He brought this on himself. Couldn’t even argue it. Struggling to regain his breath, Gray swayed on his knees. In, and out. In, and out. Focused on the feel of the way the air bit at his lungs, let the sound fill his ears…
But it didn’t block out the voice. “For a supposed top-level agent, you crack so easily. What, not able to take what you so blithely dole out yourself?”
There was no use in trying to defend himself. Anything he could say would only be a blade twisted back around to his own throat. His mouth was tacky, tongue sticking uncomfortably against his teeth. Dry.
“Hah. Of course not.” For a moment, silence. Then: “Not going for your cigarettes, Agent?”
The thought cut through him, splitting open the wanting held in the back of his mind, letting it pour across him unrestrained. Hazel eyes flicked over to the side table, the white pack brighter than the lamp burning overhead.
No. He wouldn’t let the bastard have the satisfaction.
“Mm. Your choice. … oh. But that does bring to mind, Agent. Such a man of vice. Smoking, cursing, and of course, those pretty young things you like so well.”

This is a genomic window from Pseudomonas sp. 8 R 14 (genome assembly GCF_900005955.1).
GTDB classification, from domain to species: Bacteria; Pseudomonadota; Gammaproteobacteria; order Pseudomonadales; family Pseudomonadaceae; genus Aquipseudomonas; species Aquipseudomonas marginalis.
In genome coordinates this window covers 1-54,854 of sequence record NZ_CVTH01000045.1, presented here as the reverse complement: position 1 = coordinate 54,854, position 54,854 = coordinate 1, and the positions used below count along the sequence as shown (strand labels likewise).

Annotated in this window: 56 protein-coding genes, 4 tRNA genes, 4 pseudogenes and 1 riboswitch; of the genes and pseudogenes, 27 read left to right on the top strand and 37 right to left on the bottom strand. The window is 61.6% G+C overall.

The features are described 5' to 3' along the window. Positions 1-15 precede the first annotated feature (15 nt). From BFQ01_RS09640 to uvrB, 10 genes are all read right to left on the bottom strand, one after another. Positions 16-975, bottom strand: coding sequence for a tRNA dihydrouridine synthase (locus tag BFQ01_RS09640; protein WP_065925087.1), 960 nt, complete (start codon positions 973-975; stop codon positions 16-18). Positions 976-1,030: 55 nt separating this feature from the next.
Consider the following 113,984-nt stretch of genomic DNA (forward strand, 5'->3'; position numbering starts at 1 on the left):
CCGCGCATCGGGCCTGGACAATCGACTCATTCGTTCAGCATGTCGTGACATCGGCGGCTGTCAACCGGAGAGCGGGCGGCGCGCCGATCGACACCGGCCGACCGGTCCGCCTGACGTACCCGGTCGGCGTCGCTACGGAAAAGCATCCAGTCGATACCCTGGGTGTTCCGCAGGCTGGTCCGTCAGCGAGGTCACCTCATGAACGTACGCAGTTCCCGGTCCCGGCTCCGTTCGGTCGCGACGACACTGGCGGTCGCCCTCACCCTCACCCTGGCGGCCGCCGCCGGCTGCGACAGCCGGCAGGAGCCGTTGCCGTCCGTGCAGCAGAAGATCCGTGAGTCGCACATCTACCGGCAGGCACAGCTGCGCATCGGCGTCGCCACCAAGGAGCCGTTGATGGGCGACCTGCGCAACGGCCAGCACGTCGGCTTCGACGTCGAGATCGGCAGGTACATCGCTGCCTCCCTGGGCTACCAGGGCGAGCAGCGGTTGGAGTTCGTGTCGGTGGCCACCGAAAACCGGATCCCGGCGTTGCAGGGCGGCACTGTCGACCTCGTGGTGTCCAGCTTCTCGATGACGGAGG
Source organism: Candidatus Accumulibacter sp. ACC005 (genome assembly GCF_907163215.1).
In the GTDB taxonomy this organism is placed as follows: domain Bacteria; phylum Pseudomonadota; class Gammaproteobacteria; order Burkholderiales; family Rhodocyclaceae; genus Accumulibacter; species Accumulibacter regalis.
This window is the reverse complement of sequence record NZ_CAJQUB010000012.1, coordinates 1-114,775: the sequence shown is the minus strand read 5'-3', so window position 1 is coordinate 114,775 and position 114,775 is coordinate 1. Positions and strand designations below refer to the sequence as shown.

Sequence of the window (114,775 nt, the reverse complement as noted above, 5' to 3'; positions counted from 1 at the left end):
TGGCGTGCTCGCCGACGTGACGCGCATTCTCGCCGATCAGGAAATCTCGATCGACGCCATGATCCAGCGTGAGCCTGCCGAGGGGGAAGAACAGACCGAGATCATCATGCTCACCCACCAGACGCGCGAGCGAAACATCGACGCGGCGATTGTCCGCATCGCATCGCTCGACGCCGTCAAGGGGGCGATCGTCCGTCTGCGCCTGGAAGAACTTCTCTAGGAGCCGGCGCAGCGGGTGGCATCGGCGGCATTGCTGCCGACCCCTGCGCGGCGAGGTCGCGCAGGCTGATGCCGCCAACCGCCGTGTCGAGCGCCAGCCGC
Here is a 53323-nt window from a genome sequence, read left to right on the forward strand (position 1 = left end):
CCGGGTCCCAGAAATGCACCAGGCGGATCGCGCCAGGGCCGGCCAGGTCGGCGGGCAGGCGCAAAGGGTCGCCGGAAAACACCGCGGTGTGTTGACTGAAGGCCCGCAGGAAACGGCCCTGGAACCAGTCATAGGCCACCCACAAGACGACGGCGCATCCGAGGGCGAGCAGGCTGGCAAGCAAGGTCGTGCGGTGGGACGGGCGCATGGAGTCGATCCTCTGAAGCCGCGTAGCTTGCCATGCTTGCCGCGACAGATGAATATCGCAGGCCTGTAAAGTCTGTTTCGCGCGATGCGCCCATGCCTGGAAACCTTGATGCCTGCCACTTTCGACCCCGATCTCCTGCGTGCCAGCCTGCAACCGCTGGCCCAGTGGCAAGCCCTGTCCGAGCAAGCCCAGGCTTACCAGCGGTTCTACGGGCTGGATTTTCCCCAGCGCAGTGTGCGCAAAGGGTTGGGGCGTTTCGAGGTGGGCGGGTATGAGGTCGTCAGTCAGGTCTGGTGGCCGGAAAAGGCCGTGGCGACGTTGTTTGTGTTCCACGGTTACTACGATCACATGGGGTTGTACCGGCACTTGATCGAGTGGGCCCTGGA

“What,” Gray found himself surprised at his own croak, voice thicker than he was expecting, “not going to accuse me of liking little boys? Thirty-two is fond of that one.”
“Oh, heavens no. That dog can only pluck the low-hanging fruit. Too easy. No, no. You just prey on the weak and unfortunate, pretty little sad hookers. You’re sweet on them, when you know that you’re a death sentence. I think the truth of it is its own kind of sickness. … besides.” A self-satisfied little sound. “I didn’t have to say it. You betrayed your own guilt.”
The skin on his knuckles went so tight it was nearly translucent as he gripped the fabric of his unwashed pants. It wasn’t true. It wasn’t like that. He was a lot of things, but god—
“But, as I was saying. A man of vice, yet one who never even so much as indulges in a beer out of his own volition. Dry as a Prohibitionist. Now, that makes a man wonder, wouldn’t you think?”
He didn’t think. Gray just tried to breathe, but the ache in his hands distracted his counting.